I have a family member who missed Mass so as to go to a Presby Service with another family member and when I told them they had committed a mortal sin by willfully missing Mass, they went to Confession and were told, by two different priests (this happened more than once) , that there was no sin because they kept the day holy by going to a christian service.

You just can't make-up this stuff.

Anonymous said...

During the past 40 or so years, I believe that the majority of Western Churchmen insisted that Western society had moved closer, so to speak, to the Church.

The Church and Society had embraced each other.

A liturgical and spiritual "springtime" had prevailed throughout Western society.

Tom

Luka said...

Duarte,

But who is to tell if one's ignorance is vincible or invincible (say nigel's)? Only God can know that for sure. I suppose that would be one of the first judgment made by Him in the moment of non-catholic's death.

Thanks for the reference (Cath. Enc.), I will consult it more.

Anonymous said...

How can the pope battle a silent apostasy when there is an visible and obvious apostasy in the church itself? What goes on in most catholic churches in the USA is utterly profane and appalling--how can this draw people close to God?

I have worked as a church musician for around 20 years. While I am a 4 masses a weekend, I can not practice my faith. I can not associate myself with what goes on in the church where I am employed. The best I can do is attend a daily divine liturgy when I can.

Many of us had high hopes the present pope. Some say he is working silently to improve things. Who really knows. Why he will not even make a small gesture to celebrate the TLM--who knows.

While there have been small signs of hope like SP--the church still crumbles. In the 1980's one could still see altar boys in the NO assisting at communion with patens--now it's "Eucharistic Ministers" popping hosts in people's hands. There and multiple other examples of continuing deterioration.

While the gates of Hell will not prevail--the bride will still resemble the bridegroom--I don't see any reprieve of the self-inflicted torture of the church.

It is hard to keep the faith.

Anonymous said...

The African cardinal Sarah is a true apostle.
But it has to be noticed that the present dubious president of Caritas internationalis, the Hondurian cardinal Maradiaga, one of the very poor choices made by Bl. John Paul II, is fostering the secularist and anti-Roman lobby.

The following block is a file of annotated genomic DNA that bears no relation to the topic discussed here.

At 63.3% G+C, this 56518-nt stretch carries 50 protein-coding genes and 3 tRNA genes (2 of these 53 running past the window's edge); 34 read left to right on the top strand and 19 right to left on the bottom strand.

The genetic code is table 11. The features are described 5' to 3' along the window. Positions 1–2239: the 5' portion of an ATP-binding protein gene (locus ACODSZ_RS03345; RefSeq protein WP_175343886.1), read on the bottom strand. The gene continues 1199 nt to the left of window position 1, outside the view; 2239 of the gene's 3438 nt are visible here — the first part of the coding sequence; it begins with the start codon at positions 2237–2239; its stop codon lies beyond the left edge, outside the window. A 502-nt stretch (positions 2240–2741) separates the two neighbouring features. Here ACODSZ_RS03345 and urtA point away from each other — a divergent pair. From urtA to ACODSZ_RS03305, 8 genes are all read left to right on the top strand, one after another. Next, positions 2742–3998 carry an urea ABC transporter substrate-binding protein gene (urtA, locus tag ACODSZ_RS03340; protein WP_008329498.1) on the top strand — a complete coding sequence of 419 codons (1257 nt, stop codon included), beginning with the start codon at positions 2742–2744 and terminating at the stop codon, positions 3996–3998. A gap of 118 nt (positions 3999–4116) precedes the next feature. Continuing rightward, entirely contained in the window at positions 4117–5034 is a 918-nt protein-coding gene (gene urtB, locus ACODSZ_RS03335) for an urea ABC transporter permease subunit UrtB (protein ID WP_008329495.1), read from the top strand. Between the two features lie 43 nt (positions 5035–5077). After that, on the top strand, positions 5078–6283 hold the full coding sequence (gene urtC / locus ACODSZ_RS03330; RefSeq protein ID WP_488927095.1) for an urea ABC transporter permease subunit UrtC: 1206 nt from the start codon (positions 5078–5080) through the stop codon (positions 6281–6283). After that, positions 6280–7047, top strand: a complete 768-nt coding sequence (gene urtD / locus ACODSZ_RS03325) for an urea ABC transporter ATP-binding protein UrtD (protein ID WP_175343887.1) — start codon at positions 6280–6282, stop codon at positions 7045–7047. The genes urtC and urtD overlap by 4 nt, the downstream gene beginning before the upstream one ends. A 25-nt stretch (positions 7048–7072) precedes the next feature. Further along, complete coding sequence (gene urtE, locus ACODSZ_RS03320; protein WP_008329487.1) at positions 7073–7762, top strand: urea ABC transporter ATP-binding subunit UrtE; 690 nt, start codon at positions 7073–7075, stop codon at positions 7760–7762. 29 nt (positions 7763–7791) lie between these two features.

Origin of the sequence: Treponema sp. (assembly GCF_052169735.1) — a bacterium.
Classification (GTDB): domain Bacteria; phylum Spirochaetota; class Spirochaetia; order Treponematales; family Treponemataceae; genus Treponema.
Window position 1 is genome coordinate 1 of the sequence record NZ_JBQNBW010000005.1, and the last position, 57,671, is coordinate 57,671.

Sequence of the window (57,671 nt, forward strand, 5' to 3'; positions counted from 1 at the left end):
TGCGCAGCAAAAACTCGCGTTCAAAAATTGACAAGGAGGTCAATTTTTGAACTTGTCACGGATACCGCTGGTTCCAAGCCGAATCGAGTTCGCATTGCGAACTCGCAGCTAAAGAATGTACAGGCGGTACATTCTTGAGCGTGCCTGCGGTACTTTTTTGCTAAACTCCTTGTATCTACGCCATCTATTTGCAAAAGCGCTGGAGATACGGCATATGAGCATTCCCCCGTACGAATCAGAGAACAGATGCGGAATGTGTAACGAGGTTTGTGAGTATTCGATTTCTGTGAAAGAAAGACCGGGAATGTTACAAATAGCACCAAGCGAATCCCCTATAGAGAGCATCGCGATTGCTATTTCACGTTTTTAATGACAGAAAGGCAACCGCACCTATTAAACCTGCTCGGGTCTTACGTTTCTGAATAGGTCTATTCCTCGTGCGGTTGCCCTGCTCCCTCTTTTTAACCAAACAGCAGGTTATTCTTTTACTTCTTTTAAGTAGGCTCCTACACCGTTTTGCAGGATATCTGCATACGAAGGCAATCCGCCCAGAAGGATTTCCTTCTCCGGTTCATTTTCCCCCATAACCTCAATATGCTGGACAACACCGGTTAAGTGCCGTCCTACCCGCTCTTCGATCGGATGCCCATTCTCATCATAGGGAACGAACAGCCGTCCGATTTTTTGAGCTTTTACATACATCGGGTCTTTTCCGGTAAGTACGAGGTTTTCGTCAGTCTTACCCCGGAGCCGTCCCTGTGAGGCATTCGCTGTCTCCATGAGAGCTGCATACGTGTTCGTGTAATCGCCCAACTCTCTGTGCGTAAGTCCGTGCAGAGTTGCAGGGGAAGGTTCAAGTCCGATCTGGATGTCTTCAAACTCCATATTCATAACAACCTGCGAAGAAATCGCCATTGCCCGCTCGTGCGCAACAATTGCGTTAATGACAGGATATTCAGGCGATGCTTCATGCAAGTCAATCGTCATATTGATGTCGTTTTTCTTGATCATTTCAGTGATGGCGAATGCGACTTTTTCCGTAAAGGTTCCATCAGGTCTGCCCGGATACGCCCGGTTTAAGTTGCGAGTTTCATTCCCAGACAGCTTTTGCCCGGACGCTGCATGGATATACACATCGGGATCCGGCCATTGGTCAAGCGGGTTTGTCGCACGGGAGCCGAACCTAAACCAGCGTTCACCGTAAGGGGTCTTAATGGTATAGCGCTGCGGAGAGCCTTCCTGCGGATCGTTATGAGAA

And he was among the papabili in 2005.

Caritas is meeting the same trend of "silent apostasy" as late "Catholic Action" in the 1950's-1970's.

Alsaticus

LeonG said...

"Shan’t modern man, one day, as his scientific studies progress and discover realities hidden behind the mute face of matter, come to prick up his ear to the wonderful voice of the Spirit palpitating in it? Shan’t it be the religion of tomorrow? Einstein himself perceived the spontaneity of a religion of today… Isn’t the work already in progress along the trajectory leading straight up to religion?"

"All these doctrinal riches (of the Council) aim at one and one thing only: to serve man."

"In order to know God, one has to know man"

Cardinal Montini (March 1960)

LeonG said...

"It is precisely thus that the Council has come to Us. Two terms characterize it: RENOVATION and REVISION. We are particularly keen that this spirit of renovation” – according to the expression of the Council – “be understood and experienced by everyone. It responds to the characteristic of our time, wholly
engaged in an enormous and rapid transformation, and generating novelties in every sector of modern life. In fact, one cannot shy away from this spontaneous reflection: if the whole world is changing, will not religion change as well? Between the reality of life and Christianity, Catholicism especially, is not there reciprocal disagreement, indifference, misunderstanding, and hostility? The former leaps forward; the latter would not move. How could they go along? How could Christianity claim to have, today, any influence upon life?"

Pope Paul VI (1964)

Anonymous said...

Anon 12:11

You are right.

What we need to combat the indifference is another Assisi and perhaps a more broad minded reading of the VII docs.

Delphina

Anonymous said...

"Pope Benedict XVI has considered this 'religious indifference' and 'silent apostasy' as the major challenge the Church has to take up today in her relations with the modern world."

If he needs to find the root cause of this, I can help him out.

Delphina

M. A. said...

"I have worked as a church musician for around 20 years. While I am a 4 masses a weekend, I can not practice my faith. I can not associate myself with what goes on in the church where I am employed."

"It is hard to keep the faith."
________________________
When our Lady of Fatima taught the three little children the Fatima prayer, "Oh, my Jesus..." she did not teach them to say, "those most in need of thy mercy." Look at the original wording and you will see that she asked for prayers for those "most in need". Period.